…have you any rainbow wool? Well, Catkin Crown Textile Studio do, and until Christmas Eve they offer 15% off their beautiful Heathway Milano crewel wools (25% if you’re a subscriber to their newsletter). I have pretty much all the shades I want plus spares of many of them, but fortunately I found a good excuse to make use of their generous sale even so: a sheep, and a sheep-mad friend.

You may remember Trina, who was the inspiration for both Whoo Me (by means of her painted pebble owls) and Trina’s Sheep (by means of being sheep-mad smiley).

An owl inspired by Trina A sheep inspired by Trina

Well, recently I came across another embroidered sheep, or rather a pair of sheep (well, rams) – Tanya Bentham’s Bayeux-stitched Bertie & Bartram. They are both fun but I just fell for Bartram (or should that be Baa-rt-ram?) with his rainbow fleece. And what better to stitch him with (in the absence of the more correct-for-the-period naturally dyed wools Tanya uses) than my very favourite Heathway Milano wools? And what better belated birthday present for above-mentioned friend than a companion sheep?

Tanya Bentham's two Bayeux sheep

So I had the fun of making up two project packs – one in more muted shades on Tanya’s invitingly soft wool fabric for me, one in brighter shades on vintage Irish linen (inherited from my mother-in-law) for her. By the way, the reason why her hoop/fabric combo is smaller than mine is that for some reason best known to herself my mother-in-law cut up the linen into very long narrow strips, and this is the biggest hoop I could fit it into; fortunately there’s just about enough room to manoeuvre. As for the threads, as you can see I haven’t got entire skeins of some of the shades, but, erm, did I mention something about a sale?

Threads for two rainbow sheep Two fabrics, with transferred designs

Oh, and I got a few more spares at the same time…

When you shop in a sale, you have to take advantage of it...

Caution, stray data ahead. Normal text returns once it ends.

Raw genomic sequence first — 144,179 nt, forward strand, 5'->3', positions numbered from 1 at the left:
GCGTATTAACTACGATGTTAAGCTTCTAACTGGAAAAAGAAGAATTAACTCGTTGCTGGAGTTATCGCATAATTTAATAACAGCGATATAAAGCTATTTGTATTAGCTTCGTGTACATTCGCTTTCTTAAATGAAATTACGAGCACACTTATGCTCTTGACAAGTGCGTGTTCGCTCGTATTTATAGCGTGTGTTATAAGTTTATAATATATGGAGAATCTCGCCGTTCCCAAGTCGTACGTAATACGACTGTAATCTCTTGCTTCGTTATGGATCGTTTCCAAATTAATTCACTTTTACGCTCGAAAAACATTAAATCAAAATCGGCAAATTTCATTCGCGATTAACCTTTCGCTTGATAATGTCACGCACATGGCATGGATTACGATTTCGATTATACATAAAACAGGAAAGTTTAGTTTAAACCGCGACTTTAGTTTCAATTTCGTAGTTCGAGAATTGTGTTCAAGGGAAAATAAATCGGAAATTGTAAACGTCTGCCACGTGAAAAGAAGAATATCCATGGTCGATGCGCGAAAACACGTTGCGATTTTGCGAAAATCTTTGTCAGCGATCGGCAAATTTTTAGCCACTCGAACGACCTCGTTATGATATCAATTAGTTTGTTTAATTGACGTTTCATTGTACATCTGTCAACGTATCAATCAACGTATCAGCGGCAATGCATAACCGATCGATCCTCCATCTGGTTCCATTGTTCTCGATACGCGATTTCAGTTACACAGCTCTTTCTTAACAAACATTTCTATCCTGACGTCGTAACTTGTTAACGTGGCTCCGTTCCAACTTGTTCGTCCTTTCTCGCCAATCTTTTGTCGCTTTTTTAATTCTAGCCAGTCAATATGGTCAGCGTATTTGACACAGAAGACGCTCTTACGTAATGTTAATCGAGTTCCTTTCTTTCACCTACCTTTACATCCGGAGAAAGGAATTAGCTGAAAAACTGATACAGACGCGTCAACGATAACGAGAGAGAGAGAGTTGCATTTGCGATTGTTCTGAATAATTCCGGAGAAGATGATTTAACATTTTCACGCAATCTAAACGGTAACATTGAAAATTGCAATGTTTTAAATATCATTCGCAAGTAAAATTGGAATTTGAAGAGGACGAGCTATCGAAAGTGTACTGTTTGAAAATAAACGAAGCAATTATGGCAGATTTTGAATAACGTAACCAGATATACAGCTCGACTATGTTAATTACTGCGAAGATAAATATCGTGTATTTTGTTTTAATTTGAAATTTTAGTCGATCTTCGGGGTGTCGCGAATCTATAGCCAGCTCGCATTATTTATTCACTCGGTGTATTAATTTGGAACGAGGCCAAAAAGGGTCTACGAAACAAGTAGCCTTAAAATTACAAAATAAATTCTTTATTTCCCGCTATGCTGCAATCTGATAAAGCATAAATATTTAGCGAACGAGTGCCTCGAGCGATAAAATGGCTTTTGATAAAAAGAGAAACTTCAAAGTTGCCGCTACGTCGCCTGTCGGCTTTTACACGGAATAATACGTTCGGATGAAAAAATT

Can we canvas? Yes we can!

Until recently I didn’t really “feel” Canvaswork, so I approached my first proper class (which initially had been planned for last July, but got postponed several times for various reasons) with some trepidation. I came armed with two outlines which I knew to be far too detailed, a framed-up canvas which I knew wasn’t tight enough (but which by this time did at least have the required rectangular running stitch outline in sewing thread), a few samplings in the wrong sort of thread, and about one idea. I did not feel confident.

Two detailed tracings Framed up, but not quite tightly enough (and as yet minus outline) Possible stitches Some sampling

The tutor assigned to this class was Angela, and I’d been looking forward to seeing her and perhaps having a little Bruce chat with her, but unfortunately she had gone down with Covid (apparently feeling rather rough with it, poor her) and so the class was taken by Helen Jones. With only four students we each had plenty of time to discuss things with her, and for me the first thing was indeed to get that canvas tightened. I unlaced part of it, turned the bottom roller once and re-laced. It is now most definitely taut as a drum, but as that is difficult to photograph you’ll have to take my word for it!

The next thing was to simplify the outline. I was surprised at how far you take this process in canvaswork, and I fear mine probably still has too much detail (especially in the windmill) but this was as simple as I felt comfortable with, and Helen OK-ed it. To make it easier to transfer she suggested tracing the pencil lines in marker pen; this was also a good opportunity to get the horizon level. In the photograph the furthest edge of the paved area which forms the strongest horizontal line in the piece is actually slightly curved, but making it perfectly level would help to “anchor” the design when transferring it – if the horizon didn’t follow a straight line of holes on the canvas, I’d know I had to reposition it.